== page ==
Women Are Making Progress in Academic Publishing in STEM But a Gender Gap Persists

New research led by John Ioannidis of the Meta-Research Innovation Center at Stanford University finds that women are making significant progress in academic publishing in STEM fields but a large gender gap remains.

Researchers evaluated the entire Scopus database, a database that includes papers across all scientific fields. The database included 5.8 million authors who could have their gender identity assigned with high certainty. Of those, 3.8 million were men and 2.0 million were women. The researchers found that men outnumbered women 3.93 times among those authors who started publishing before 1992, but only 1.36 times among those authors who started publishing after 2011.

However, when limited to the authors who had the highest impact (namely, those who were in the top 2 percent of their discipline based on a citation indicator), men outnumbered women 3.21 times among top-cited authors, decreasing from 6.41 times in the senior groups to 2.28 times in the youngest group who started publishing after 2011. In the youngest group, 32 of the 174 fields of science (18 percent) had at least as many women as men, or even more women than men, within the category of top-cited authors.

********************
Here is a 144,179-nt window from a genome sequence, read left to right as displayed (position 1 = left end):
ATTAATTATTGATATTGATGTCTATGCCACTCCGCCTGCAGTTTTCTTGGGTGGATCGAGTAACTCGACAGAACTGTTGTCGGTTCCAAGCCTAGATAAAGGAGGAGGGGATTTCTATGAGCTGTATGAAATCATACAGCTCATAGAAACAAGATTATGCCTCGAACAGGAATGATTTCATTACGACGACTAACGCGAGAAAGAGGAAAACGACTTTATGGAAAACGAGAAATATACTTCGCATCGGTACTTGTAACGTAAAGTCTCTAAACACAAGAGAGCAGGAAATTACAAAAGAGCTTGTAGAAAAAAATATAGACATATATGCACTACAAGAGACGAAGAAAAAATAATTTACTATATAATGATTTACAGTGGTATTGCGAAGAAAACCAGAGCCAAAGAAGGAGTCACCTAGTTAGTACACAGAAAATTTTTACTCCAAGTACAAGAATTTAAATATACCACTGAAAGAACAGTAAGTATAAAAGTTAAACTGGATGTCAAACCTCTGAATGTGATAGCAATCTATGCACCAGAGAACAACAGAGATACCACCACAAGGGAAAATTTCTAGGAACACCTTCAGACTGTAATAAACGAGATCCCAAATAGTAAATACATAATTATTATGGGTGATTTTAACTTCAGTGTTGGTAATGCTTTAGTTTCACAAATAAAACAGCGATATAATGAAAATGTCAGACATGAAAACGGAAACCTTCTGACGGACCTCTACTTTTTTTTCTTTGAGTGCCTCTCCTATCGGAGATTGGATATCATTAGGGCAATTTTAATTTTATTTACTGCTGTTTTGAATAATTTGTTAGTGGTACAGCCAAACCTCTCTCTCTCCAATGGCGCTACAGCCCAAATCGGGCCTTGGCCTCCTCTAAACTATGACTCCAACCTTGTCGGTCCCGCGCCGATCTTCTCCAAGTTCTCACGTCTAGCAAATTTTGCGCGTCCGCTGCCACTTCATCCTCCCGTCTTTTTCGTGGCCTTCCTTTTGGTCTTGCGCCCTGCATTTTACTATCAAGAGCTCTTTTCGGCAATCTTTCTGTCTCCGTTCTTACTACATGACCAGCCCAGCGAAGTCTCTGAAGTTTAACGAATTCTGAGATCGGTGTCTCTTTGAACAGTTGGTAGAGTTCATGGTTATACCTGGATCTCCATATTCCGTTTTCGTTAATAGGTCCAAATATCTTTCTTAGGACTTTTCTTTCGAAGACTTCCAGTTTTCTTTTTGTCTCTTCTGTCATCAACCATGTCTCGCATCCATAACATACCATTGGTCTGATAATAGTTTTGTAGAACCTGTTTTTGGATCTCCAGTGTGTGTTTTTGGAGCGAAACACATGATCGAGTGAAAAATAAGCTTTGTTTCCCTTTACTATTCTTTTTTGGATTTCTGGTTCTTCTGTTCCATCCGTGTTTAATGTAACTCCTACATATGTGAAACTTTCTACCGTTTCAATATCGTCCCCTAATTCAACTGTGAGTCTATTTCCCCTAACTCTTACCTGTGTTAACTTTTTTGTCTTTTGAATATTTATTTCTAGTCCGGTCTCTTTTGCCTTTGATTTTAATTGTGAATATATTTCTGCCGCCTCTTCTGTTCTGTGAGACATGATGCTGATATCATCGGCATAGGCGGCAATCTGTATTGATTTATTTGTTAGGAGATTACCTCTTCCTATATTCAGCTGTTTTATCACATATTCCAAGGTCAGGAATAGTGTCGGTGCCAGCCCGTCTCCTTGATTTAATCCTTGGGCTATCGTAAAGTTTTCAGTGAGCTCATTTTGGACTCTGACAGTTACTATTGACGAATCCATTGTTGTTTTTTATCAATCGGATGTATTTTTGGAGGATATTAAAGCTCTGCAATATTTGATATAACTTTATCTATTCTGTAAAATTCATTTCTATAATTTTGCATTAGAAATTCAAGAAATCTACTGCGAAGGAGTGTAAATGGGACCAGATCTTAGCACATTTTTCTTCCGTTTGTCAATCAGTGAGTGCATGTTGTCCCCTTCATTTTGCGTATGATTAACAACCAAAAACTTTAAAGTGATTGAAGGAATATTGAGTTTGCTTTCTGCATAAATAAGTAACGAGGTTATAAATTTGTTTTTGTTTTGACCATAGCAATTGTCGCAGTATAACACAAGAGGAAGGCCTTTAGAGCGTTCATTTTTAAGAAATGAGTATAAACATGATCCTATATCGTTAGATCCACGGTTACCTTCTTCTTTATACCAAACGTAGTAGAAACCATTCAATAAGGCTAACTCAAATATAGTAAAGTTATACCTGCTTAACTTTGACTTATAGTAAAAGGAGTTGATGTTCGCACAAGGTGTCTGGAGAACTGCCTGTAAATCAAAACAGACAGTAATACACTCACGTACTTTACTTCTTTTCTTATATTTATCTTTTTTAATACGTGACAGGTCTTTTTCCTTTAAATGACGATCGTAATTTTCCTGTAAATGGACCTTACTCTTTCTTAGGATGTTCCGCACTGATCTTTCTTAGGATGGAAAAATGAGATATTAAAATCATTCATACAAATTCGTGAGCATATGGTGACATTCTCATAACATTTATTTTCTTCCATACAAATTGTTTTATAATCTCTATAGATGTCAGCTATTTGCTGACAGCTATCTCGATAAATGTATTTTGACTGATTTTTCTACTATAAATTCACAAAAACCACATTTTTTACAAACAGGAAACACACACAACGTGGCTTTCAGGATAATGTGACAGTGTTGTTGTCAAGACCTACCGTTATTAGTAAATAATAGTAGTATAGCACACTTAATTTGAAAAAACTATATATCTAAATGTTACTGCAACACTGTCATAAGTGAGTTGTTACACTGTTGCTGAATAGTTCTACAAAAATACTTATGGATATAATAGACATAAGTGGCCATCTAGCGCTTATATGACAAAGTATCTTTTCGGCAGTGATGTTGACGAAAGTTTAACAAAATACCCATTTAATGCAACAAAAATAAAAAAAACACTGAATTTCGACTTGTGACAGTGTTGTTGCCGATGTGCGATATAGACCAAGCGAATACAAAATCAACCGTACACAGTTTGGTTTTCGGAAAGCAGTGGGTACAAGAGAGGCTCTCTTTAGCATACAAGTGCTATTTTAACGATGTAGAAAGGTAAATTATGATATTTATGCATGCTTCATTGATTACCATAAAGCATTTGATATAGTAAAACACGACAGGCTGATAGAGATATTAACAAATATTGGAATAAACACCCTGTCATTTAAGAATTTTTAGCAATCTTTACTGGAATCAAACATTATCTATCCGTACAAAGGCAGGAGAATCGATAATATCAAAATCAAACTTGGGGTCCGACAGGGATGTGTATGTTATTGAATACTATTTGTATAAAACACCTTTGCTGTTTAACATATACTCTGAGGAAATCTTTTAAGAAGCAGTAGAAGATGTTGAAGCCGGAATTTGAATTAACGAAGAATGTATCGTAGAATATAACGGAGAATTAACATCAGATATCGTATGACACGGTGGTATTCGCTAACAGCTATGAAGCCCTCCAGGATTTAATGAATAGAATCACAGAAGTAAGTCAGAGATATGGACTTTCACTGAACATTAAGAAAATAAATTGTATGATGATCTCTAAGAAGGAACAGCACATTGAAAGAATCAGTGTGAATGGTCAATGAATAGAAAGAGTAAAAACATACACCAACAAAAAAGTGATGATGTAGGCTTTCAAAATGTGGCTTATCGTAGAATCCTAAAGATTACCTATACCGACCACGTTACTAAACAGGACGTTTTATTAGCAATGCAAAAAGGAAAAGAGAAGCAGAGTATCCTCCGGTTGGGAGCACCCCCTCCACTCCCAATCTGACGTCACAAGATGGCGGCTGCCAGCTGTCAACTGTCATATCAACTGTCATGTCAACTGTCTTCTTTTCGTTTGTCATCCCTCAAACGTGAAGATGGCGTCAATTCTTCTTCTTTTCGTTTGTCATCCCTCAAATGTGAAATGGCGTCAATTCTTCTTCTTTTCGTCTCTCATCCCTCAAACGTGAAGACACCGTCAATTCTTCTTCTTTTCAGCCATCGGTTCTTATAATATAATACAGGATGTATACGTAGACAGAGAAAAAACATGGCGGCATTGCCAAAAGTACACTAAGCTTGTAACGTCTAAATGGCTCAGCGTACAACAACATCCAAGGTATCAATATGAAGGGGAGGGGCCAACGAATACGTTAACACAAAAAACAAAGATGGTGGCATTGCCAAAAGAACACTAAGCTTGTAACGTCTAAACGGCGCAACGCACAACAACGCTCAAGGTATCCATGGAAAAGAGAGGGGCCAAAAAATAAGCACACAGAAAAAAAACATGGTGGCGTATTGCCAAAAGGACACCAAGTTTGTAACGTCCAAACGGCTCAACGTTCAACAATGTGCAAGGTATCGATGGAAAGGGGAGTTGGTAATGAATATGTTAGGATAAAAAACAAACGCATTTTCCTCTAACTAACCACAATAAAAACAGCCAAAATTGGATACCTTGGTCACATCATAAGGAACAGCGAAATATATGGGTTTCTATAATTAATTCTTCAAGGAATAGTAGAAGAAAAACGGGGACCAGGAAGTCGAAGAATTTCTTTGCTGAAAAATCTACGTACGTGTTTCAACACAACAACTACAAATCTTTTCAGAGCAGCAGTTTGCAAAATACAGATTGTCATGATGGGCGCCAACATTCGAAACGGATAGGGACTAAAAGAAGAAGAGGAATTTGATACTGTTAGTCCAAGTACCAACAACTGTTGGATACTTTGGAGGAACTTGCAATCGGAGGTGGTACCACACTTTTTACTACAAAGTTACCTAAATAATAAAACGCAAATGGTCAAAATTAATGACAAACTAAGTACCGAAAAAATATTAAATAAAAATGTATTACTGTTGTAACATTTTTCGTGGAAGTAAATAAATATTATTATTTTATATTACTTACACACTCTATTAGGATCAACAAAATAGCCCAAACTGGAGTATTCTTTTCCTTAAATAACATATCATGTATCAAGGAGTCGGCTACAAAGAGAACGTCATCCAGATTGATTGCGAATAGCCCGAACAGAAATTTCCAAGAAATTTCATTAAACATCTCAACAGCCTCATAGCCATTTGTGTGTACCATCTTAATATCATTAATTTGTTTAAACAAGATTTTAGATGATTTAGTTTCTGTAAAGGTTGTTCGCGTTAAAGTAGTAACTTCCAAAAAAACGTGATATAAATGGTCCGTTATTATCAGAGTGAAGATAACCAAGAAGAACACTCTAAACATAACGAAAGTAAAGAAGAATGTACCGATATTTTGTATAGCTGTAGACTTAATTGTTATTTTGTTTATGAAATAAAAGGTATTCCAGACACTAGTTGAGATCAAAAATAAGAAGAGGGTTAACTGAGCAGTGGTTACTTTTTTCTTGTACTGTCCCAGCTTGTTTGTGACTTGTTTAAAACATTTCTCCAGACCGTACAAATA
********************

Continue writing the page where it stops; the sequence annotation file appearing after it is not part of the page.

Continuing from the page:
“Our work documents substantial shrinkage over time of the inequalities between men and women in the top echelons of scientific citation impact, but there is substantial room for further improvements in most scientific fields,” Dr. Ioannidis said.

The full study, “Gender Imbalances Among Top-Cited Scientists Across Scientific Disciplines Over Time Through the Analysis of Nearly 5.8 Million Authors,” was published on PLOS Biology. It may be accessed here.

Filed Under: Gender GapResearch/Study


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